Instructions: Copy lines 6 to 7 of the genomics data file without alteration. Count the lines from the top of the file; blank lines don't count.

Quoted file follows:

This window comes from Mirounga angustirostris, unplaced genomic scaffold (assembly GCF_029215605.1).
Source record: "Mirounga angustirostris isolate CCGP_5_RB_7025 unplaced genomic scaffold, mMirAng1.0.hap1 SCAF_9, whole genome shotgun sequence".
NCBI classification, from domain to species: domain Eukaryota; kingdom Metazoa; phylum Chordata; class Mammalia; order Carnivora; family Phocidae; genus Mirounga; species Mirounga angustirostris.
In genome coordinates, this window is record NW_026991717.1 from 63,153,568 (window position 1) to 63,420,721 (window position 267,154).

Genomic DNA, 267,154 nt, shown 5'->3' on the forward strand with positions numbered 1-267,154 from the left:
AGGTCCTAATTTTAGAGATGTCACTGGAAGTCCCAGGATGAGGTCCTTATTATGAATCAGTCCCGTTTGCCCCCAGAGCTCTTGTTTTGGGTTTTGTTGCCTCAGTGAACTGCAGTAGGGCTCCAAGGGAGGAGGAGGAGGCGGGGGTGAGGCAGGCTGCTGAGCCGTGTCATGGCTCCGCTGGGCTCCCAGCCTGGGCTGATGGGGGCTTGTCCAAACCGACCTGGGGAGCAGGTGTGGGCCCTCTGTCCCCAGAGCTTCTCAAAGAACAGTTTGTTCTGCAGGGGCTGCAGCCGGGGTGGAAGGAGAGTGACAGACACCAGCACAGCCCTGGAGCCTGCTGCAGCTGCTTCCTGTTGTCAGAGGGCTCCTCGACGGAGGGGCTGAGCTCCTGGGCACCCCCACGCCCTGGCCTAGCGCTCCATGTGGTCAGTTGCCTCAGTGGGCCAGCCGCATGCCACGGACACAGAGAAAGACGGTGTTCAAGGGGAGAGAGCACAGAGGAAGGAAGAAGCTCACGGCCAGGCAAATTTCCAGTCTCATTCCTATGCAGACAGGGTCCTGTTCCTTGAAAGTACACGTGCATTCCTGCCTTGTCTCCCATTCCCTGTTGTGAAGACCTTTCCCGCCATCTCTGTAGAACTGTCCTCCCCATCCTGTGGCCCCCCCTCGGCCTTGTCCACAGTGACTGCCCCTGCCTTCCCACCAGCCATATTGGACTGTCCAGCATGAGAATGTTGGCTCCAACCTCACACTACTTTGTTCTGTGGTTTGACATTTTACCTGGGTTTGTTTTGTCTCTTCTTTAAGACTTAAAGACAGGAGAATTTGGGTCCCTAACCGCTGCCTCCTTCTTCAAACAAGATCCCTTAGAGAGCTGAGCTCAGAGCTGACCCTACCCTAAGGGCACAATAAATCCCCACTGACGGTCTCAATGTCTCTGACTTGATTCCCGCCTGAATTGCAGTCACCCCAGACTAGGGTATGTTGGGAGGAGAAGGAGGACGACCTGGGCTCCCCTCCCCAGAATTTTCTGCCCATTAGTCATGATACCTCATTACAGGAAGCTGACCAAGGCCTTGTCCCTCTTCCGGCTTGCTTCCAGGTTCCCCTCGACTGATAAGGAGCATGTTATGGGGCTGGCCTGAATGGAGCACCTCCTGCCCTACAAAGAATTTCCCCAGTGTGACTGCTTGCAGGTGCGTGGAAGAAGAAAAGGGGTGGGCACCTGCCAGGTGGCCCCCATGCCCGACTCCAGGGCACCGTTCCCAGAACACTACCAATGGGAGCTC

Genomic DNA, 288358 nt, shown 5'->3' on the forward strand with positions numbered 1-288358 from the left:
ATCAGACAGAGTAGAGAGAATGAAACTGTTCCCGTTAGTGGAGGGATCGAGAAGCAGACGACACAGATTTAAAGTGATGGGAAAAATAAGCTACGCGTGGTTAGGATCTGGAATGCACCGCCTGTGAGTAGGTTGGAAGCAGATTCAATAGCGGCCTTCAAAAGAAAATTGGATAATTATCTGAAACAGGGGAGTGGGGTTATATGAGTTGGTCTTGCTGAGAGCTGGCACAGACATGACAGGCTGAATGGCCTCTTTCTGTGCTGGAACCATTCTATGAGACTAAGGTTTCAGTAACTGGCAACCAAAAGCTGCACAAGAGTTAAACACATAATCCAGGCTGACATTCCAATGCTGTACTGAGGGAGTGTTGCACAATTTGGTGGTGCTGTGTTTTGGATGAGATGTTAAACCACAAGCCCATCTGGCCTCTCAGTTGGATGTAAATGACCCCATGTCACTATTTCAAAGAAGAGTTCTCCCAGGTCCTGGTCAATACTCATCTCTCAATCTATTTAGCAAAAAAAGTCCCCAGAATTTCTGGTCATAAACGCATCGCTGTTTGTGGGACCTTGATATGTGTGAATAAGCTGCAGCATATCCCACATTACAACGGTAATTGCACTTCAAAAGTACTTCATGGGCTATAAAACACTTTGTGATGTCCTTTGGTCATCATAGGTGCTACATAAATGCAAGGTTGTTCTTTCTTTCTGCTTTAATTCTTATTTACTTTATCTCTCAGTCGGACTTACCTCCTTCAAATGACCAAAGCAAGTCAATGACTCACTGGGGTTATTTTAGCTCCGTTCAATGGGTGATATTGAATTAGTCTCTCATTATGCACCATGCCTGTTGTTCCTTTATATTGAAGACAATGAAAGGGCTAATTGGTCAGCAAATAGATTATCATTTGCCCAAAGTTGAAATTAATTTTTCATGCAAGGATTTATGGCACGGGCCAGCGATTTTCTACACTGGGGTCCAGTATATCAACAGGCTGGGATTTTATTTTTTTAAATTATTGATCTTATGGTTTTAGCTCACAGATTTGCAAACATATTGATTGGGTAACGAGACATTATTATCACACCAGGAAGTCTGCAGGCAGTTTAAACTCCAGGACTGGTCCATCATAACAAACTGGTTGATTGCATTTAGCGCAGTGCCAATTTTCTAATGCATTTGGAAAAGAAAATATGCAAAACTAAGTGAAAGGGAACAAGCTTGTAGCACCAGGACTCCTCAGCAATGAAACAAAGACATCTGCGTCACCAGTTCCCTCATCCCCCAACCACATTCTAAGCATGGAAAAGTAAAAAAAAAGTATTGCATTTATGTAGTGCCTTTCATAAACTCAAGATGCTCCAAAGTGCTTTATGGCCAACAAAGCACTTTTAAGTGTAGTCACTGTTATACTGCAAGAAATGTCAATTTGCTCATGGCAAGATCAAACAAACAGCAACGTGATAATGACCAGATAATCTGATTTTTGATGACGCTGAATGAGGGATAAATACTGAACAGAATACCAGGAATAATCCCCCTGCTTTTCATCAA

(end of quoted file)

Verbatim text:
AGGTCCTAATTTTAGAGATGTCACTGGAAGTCCCAGGATGAGGTCCTTATTATGAATCAGTCCCGTTTGCCCCCAGAGCTCTTGTTTTGGGTTTTGTTGCCTCAGTGAACTGCAGTAGGGCTCCAAGGGAGGAGGAGGAGGCGGGGGTGAGGCAGGCTGCTGAGCCGTGTCATGGCTCCGCTGGGCTCCCAGCCTGGGCTGATGGGGGCTTGTCCAAACCGACCTGGGGAGCAGGTGTGGGCCCTCTGTCCCCAGAGCTTCTCAAAGAACAGTTTGTTCTGCAGGGGCTGCAGCCGGGGTGGAAGGAGAGTGACAGACACCAGCACAGCCCTGGAGCCTGCTGCAGCTGCTTCCTGTTGTCAGAGGGCTCCTCGACGGAGGGGCTGAGCTCCTGGGCACCCCCACGCCCTGGCCTAGCGCTCCATGTGGTCAGTTGCCTCAGTGGGCCAGCCGCATGCCACGGACACAGAGAAAGACGGTGTTCAAGGGGAGAGAGCACAGAGGAAGGAAGAAGCTCACGGCCAGGCAAATTTCCAGTCTCATTCCTATGCAGACAGGGTCCTGTTCCTTGAAAGTACACGTGCATTCCTGCCTTGTCTCCCATTCCCTGTTGTGAAGACCTTTCCCGCCATCTCTGTAGAACTGTCCTCCCCATCCTGTGGCCCCCCCTCGGCCTTGTCCACAGTGACTGCCCCTGCCTTCCCACCAGCCATATTGGACTGTCCAGCATGAGAATGTTGGCTCCAACCTCACACTACTTTGTTCTGTGGTTTGACATTTTACCTGGGTTTGTTTTGTCTCTTCTTTAAGACTTAAAGACAGGAGAATTTGGGTCCCTAACCGCTGCCTCCTTCTTCAAACAAGATCCCTTAGAGAGCTGAGCTCAGAGCTGACCCTACCCTAAGGGCACAATAAATCCCCACTGACGGTCTCAATGTCTCTGACTTGATTCCCGCCTGAATTGCAGTCACCCCAGACTAGGGTATGTTGGGAGGAGAAGGAGGACGACCTGGGCTCCCCTCCCCAGAATTTTCTGCCCATTAGTCATGATACCTCATTACAGGAAGCTGACCAAGGCCTTGTCCCTCTTCCGGCTTGCTTCCAGGTTCCCCTCGACTGATAAGGAGCATGTTATGGGGCTGGCCTGAATGGAGCACCTCCTGCCCTACAAAGAATTTCCCCAGTGTGACTGCTTGCAGGTGCGTGGAAGAAGAAAAGGGGTGGGCACCTGCCAGGTGGCCCCCATGCCCGACTCCAGGGCACCGTTCCCAGAACACTACCAATGGGAGCTC

Genomic DNA, 288358 nt, shown 5'->3' on the forward strand with positions numbered 1-288358 from the left: